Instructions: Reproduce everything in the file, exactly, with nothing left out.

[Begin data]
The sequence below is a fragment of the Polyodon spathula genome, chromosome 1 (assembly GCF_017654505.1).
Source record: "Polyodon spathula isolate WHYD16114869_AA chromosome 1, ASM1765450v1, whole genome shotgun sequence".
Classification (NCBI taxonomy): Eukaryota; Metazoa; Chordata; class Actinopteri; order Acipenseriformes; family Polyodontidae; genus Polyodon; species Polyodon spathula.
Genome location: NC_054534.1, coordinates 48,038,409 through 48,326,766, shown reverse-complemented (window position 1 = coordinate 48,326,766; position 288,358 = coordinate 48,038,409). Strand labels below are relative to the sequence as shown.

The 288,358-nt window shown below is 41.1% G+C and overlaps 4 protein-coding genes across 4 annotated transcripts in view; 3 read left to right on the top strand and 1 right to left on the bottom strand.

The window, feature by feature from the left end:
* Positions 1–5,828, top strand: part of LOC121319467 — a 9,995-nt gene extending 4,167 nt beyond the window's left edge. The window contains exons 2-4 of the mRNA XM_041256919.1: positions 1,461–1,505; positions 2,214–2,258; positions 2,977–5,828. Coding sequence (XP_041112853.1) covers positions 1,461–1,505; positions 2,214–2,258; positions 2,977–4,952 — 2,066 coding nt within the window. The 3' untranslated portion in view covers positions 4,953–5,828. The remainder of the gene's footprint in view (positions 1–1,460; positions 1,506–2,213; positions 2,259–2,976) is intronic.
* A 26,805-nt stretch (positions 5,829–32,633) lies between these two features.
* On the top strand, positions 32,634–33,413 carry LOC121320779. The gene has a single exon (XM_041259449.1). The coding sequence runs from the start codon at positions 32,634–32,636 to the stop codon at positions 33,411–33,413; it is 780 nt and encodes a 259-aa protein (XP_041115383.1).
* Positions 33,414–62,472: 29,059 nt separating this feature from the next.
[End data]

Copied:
The sequence below is a fragment of the Polyodon spathula genome, chromosome 1 (assembly GCF_017654505.1).
Source record: "Polyodon spathula isolate WHYD16114869_AA chromosome 1, ASM1765450v1, whole genome shotgun sequence".
Classification (NCBI taxonomy): Eukaryota; Metazoa; Chordata; class Actinopteri; order Acipenseriformes; family Polyodontidae; genus Polyodon; species Polyodon spathula.
Genome location: NC_054534.1, coordinates 48,038,409 through 48,326,766, shown reverse-complemented (window position 1 = coordinate 48,326,766; position 288,358 = coordinate 48,038,409). Strand labels below are relative to the sequence as shown.

The 288,358-nt window shown below is 41.1% G+C and overlaps 4 protein-coding genes across 4 annotated transcripts in view; 3 read left to right on the top strand and 1 right to left on the bottom strand.

The window, feature by feature from the left end:
* Positions 1–5,828, top strand: part of LOC121319467 — a 9,995-nt gene extending 4,167 nt beyond the window's left edge. The window contains exons 2-4 of the mRNA XM_041256919.1: positions 1,461–1,505; positions 2,214–2,258; positions 2,977–5,828. Coding sequence (XP_041112853.1) covers positions 1,461–1,505; positions 2,214–2,258; positions 2,977–4,952 — 2,066 coding nt within the window. The 3' untranslated portion in view covers positions 4,953–5,828. The remainder of the gene's footprint in view (positions 1–1,460; positions 1,506–2,213; positions 2,259–2,976) is intronic.
* A 26,805-nt stretch (positions 5,829–32,633) lies between these two features.
* On the top strand, positions 32,634–33,413 carry LOC121320779. The gene has a single exon (XM_041259449.1). The coding sequence runs from the start codon at positions 32,634–32,636 to the stop codon at positions 33,411–33,413; it is 780 nt and encodes a 259-aa protein (XP_041115383.1).
* Positions 33,414–62,472: 29,059 nt separating this feature from the next.